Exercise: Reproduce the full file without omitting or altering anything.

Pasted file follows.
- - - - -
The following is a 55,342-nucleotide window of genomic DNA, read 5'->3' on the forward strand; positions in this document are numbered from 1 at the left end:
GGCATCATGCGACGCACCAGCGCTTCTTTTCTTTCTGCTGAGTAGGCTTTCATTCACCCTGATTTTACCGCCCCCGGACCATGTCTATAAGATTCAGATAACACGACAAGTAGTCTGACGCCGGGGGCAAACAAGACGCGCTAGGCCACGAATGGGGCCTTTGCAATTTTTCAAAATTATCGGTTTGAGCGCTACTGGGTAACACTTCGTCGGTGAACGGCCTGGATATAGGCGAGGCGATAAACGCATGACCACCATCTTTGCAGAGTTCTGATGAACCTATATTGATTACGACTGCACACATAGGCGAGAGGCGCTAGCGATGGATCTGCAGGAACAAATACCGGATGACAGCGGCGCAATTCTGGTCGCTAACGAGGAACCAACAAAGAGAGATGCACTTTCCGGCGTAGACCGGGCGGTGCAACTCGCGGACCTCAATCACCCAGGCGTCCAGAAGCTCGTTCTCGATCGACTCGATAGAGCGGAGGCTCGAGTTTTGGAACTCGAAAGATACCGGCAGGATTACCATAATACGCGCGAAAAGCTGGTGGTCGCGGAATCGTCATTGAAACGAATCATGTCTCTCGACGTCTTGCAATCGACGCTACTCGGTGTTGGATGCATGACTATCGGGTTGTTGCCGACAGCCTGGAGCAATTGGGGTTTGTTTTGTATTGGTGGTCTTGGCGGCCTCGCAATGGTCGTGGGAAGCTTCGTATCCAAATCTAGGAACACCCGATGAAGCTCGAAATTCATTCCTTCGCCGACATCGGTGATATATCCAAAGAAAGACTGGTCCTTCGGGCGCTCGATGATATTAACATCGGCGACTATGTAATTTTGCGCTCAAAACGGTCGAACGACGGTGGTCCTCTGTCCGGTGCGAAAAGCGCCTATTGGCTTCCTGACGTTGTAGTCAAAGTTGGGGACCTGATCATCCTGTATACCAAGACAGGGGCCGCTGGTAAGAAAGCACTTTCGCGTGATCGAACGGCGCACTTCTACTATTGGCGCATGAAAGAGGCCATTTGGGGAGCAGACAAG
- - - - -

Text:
The following is a 55,342-nucleotide window of genomic DNA, read 5'->3' on the forward strand; positions in this document are numbered from 1 at the left end:
GGCATCATGCGACGCACCAGCGCTTCTTTTCTTTCTGCTGAGTAGGCTTTCATTCACCCTGATTTTACCGCCCCCGGACCATGTCTATAAGATTCAGATAACACGACAAGTAGTCTGACGCCGGGGGCAAACAAGACGCGCTAGGCCACGAATGGGGCCTTTGCAATTTTTCAAAATTATCGGTTTGAGCGCTACTGGGTAACACTTCGTCGGTGAACGGCCTGGATATAGGCGAGGCGATAAACGCATGACCACCATCTTTGCAGAGTTCTGATGAACCTATATTGATTACGACTGCACACATAGGCGAGAGGCGCTAGCGATGGATCTGCAGGAACAAATACCGGATGACAGCGGCGCAATTCTGGTCGCTAACGAGGAACCAACAAAGAGAGATGCACTTTCCGGCGTAGACCGGGCGGTGCAACTCGCGGACCTCAATCACCCAGGCGTCCAGAAGCTCGTTCTCGATCGACTCGATAGAGCGGAGGCTCGAGTTTTGGAACTCGAAAGATACCGGCAGGATTACCATAATACGCGCGAAAAGCTGGTGGTCGCGGAATCGTCATTGAAACGAATCATGTCTCTCGACGTCTTGCAATCGACGCTACTCGGTGTTGGATGCATGACTATCGGGTTGTTGCCGACAGCCTGGAGCAATTGGGGTTTGTTTTGTATTGGTGGTCTTGGCGGCCTCGCAATGGTCGTGGGAAGCTTCGTATCCAAATCTAGGAACACCCGATGAAGCTCGAAATTCATTCCTTCGCCGACATCGGTGATATATCCAAAGAAAGACTGGTCCTTCGGGCGCTCGATGATATTAACATCGGCGACTATGTAATTTTGCGCTCAAAACGGTCGAACGACGGTGGTCCTCTGTCCGGTGCGAAAAGCGCCTATTGGCTTCCTGACGTTGTAGTCAAAGTTGGGGACCTGATCATCCTGTATACCAAGACAGGGGCCGCTGGTAAGAAAGCACTTTCGCGTGATCGAACGGCGCACTTCTACTATTGGCGCATGAAAGAGGCCATTTGGGGAGCAGACAAG